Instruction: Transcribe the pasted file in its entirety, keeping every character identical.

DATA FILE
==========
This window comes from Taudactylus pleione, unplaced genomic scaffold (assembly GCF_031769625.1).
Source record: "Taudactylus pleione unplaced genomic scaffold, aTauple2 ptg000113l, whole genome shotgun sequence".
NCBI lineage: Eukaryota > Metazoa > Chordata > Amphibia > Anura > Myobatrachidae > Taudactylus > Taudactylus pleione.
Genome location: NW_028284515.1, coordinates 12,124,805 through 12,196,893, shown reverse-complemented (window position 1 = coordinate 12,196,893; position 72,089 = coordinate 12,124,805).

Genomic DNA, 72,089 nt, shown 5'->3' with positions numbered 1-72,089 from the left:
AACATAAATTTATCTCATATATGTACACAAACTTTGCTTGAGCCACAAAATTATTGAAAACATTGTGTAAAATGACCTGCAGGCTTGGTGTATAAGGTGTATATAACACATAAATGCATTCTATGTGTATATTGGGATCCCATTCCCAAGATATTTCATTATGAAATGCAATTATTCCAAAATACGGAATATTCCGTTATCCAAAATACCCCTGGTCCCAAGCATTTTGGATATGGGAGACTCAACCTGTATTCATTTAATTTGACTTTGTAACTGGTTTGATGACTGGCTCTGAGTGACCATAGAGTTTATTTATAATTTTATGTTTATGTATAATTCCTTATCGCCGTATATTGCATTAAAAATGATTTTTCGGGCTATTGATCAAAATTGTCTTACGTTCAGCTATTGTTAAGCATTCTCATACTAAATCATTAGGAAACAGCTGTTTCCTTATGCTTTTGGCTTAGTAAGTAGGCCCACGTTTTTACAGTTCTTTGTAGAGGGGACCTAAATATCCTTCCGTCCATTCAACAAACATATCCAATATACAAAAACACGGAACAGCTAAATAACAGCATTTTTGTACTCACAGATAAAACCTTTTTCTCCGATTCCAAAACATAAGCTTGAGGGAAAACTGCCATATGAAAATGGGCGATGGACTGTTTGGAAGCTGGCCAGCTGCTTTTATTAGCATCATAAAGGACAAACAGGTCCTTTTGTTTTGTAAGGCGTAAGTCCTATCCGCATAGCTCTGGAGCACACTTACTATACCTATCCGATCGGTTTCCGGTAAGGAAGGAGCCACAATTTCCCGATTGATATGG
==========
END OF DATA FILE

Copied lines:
This window comes from Taudactylus pleione, unplaced genomic scaffold (assembly GCF_031769625.1).
Source record: "Taudactylus pleione unplaced genomic scaffold, aTauple2 ptg000113l, whole genome shotgun sequence".
NCBI lineage: Eukaryota > Metazoa > Chordata > Amphibia > Anura > Myobatrachidae > Taudactylus > Taudactylus pleione.
Genome location: NW_028284515.1, coordinates 12,124,805 through 12,196,893, shown reverse-complemented (window position 1 = coordinate 12,196,893; position 72,089 = coordinate 12,124,805).

Genomic DNA, 72,089 nt, shown 5'->3' with positions numbered 1-72,089 from the left:
AACATAAATTTATCTCATATATGTACACAAACTTTGCTTGAGCCACAAAATTATTGAAAACATTGTGTAAAATGACCTGCAGGCTTGGTGTATAAGGTGTATATAACACATAAATGCATTCTATGTGTATATTGGGATCCCATTCCCAAGATATTTCATTATGAAATGCAATTATTCCAAAATACGGAATATTCCGTTATCCAAAATACCCCTGGTCCCAAGCATTTTGGATATGGGAGACTCAACCTGTATTCATTTAATTTGACTTTGTAACTGGTTTGATGACTGGCTCTGAGTGACCATAGAGTTTATTTATAATTTTATGTTTATGTATAATTCCTTATCGCCGTATATTGCATTAAAAATGATTTTTCGGGCTATTGATCAAAATTGTCTTACGTTCAGCTATTGTTAAGCATTCTCATACTAAATCATTAGGAAACAGCTGTTTCCTTATGCTTTTGGCTTAGTAAGTAGGCCCACGTTTTTACAGTTCTTTGTAGAGGGGACCTAAATATCCTTCCGTCCATTCAACAAACATATCCAATATACAAAAACACGGAACAGCTAAATAACAGCATTTTTGTACTCACAGATAAAACCTTTTTCTCCGATTCCAAAACATAAGCTTGAGGGAAAACTGCCATATGAAAATGGGCGATGGACTGTTTGGAAGCTGGCCAGCTGCTTTTATTAGCATCATAAAGGACAAACAGGTCCTTTTGTTTTGTAAGGCGTAAGTCCTATCCGCATAGCTCTGGAGCACACTTACTATACCTATCCGATCGGTTTCCGGTAAGGAAGGAGCCACAATTTCCCGATTGATATGG